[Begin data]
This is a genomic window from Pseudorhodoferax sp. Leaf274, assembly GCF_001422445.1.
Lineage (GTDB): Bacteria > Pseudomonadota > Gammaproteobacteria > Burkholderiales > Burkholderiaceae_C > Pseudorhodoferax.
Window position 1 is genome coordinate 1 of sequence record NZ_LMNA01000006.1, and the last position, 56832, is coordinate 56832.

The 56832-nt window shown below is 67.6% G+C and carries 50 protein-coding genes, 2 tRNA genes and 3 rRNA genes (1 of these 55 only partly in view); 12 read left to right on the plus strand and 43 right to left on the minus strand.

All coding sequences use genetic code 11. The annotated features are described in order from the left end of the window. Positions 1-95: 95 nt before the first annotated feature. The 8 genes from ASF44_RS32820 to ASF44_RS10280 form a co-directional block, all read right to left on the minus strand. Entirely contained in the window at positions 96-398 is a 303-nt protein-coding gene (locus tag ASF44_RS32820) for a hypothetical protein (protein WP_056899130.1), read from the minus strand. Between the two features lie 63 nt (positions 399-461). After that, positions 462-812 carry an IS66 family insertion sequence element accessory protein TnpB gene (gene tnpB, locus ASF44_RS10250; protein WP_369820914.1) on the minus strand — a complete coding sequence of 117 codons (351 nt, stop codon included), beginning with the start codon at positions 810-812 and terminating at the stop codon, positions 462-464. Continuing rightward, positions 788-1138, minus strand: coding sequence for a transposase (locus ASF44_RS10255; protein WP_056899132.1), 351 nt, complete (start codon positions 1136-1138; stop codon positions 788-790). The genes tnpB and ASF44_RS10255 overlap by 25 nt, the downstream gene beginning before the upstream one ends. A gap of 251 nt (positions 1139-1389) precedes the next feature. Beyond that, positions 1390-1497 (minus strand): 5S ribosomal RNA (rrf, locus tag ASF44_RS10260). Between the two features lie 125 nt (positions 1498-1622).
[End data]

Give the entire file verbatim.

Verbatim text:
This is a genomic window from Pseudorhodoferax sp. Leaf274, assembly GCF_001422445.1.
Lineage (GTDB): Bacteria > Pseudomonadota > Gammaproteobacteria > Burkholderiales > Burkholderiaceae_C > Pseudorhodoferax.
Window position 1 is genome coordinate 1 of sequence record NZ_LMNA01000006.1, and the last position, 56832, is coordinate 56832.

The 56832-nt window shown below is 67.6% G+C and carries 50 protein-coding genes, 2 tRNA genes and 3 rRNA genes (1 of these 55 only partly in view); 12 read left to right on the plus strand and 43 right to left on the minus strand.

All coding sequences use genetic code 11. The annotated features are described in order from the left end of the window. Positions 1-95: 95 nt before the first annotated feature. The 8 genes from ASF44_RS32820 to ASF44_RS10280 form a co-directional block, all read right to left on the minus strand. Entirely contained in the window at positions 96-398 is a 303-nt protein-coding gene (locus tag ASF44_RS32820) for a hypothetical protein (protein WP_056899130.1), read from the minus strand. Between the two features lie 63 nt (positions 399-461). After that, positions 462-812 carry an IS66 family insertion sequence element accessory protein TnpB gene (gene tnpB, locus ASF44_RS10250; protein WP_369820914.1) on the minus strand — a complete coding sequence of 117 codons (351 nt, stop codon included), beginning with the start codon at positions 810-812 and terminating at the stop codon, positions 462-464. Continuing rightward, positions 788-1138, minus strand: coding sequence for a transposase (locus ASF44_RS10255; protein WP_056899132.1), 351 nt, complete (start codon positions 1136-1138; stop codon positions 788-790). The genes tnpB and ASF44_RS10255 overlap by 25 nt, the downstream gene beginning before the upstream one ends. A gap of 251 nt (positions 1139-1389) precedes the next feature. Beyond that, positions 1390-1497 (minus strand): 5S ribosomal RNA (rrf, locus tag ASF44_RS10260). Between the two features lie 125 nt (positions 1498-1622).